I suppose I am a broken record, but with all this time on your hands and nowhere to go, you are much better served to find and watch some movies from the classic era of Hollywood. For instance, I also watched The Scarlet Empress (1934)–a movie which is nearly ninety years old!–starring Marlene Dietrich as Catherine the Great and it was really something–beautifully staged and photographed. The art direction was A++.

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Marlene and the remarkably sexy John Lodge (of the Boston Lodges) who went on to be a congressman and governor of Massachusetts after he’d had enough of the movie biz.

And there is no one to compare with Marlene Dietrich these days. Seriously. Who can you think of?

Well, once again, I sound like an old lady.


But at least I’m consistent.

If you are looking for something a little more highbrow than old movies, I have something wonderful for you. I have been listening to the Norton Lectures given by Jorge Luis Borges at Harvard in 1967-68. I listen to each lecture (about 45 minutes) while needlepointing. It is very restful and I hope I am learning something from this brilliant man.

He was almost blind by the time he gave these lectures and so he used no notes. Can you imagine! He is just the best.

But what ho, it is the weekend. Have a good one!


The super moon was awesome!

*The Missouri Waltz (state song)

“Being perfect is not about that scoreboard out there”*

Well, we watched Friday Night Lights and The Blind Side over the weekend and it was an emotional roller coaster for the OM, All-ABC League center of yesteryear. We all have our triggers.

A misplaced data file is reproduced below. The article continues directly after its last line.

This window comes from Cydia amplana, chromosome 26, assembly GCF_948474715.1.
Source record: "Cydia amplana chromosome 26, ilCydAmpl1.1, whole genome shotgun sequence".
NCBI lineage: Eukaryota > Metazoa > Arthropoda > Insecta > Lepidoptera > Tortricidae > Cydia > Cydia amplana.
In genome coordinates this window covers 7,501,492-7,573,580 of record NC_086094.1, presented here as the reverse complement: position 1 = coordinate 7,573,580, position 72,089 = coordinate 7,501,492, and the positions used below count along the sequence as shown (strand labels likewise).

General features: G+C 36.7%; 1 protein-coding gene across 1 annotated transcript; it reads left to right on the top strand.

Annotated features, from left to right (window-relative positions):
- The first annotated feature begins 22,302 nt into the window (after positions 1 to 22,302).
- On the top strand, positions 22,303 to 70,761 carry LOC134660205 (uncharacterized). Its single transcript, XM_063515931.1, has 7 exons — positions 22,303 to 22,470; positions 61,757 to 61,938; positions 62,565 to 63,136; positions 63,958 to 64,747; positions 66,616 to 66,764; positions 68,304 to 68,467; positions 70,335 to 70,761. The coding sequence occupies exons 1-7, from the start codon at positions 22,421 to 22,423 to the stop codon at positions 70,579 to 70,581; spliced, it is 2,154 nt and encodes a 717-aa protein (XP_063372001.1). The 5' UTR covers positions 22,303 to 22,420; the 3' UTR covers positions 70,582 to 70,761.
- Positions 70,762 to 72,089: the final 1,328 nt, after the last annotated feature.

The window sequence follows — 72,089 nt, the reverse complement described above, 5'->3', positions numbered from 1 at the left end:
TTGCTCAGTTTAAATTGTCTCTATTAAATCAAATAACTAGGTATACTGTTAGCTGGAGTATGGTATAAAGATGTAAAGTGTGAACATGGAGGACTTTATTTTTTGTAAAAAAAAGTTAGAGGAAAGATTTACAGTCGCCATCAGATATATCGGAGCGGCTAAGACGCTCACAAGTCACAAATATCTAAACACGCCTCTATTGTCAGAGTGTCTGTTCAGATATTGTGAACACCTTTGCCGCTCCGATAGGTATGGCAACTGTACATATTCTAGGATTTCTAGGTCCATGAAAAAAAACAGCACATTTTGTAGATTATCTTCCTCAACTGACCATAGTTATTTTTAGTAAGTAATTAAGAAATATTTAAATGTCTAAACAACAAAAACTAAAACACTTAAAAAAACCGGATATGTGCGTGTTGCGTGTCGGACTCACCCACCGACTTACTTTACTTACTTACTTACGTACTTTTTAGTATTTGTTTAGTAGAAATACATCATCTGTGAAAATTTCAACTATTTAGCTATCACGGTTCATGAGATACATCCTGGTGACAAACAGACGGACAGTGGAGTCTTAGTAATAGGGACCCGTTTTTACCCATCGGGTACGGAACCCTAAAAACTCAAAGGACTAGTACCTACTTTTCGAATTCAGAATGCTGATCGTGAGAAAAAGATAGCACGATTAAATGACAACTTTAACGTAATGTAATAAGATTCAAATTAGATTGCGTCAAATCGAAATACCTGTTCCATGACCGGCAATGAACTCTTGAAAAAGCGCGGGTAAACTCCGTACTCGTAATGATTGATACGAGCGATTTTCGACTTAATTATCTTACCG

Can you find the OM just to the left of the coach on the left?

It was a beautiful weekend, sunny and warm, and we took a couple of “drives” just to get out of the house. (The OM has practically forgotten how to drive!) Everyone else had the same idea about getting out of the house, but I can’t begrudge our neighbors a spin in the family SUV.

The wee babes continue to enjoy their quarantine lifestyle at home, but they also went on an outing to Rockwoods Reservation, a conservation area in western St. Louis County dedicated to hiking, wildlife viewing, and other outdoor recreation (rock throwing).


They threw a lot of rocks (not at each other).

I remember going there as a young’un and I’m glad the boy checked it out. Missouri is a beautiful state and there is a lot to see. There is something cool to see in each of our 50 states! In fact, there is something new to see in our neighbor Kansas–a new state park, the Little Jerusalem Badlands in Logan County, which looks awesome.

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Add it to the list!

While we are looking around, we should also look up, because there is some potentially good sky-gazing coming up this week. While the Eta Aquariids Meteor Shower is happening April 19 through May 28, according to In-The-Sky.org, the meteors are expected to hit peak quantity on Tuesday, May 5 (at 4 p.m. EDT, to be precise). During this time, the rate is supposed to be 40 meteors per hour, so the chances of seeing one (today!) are highest.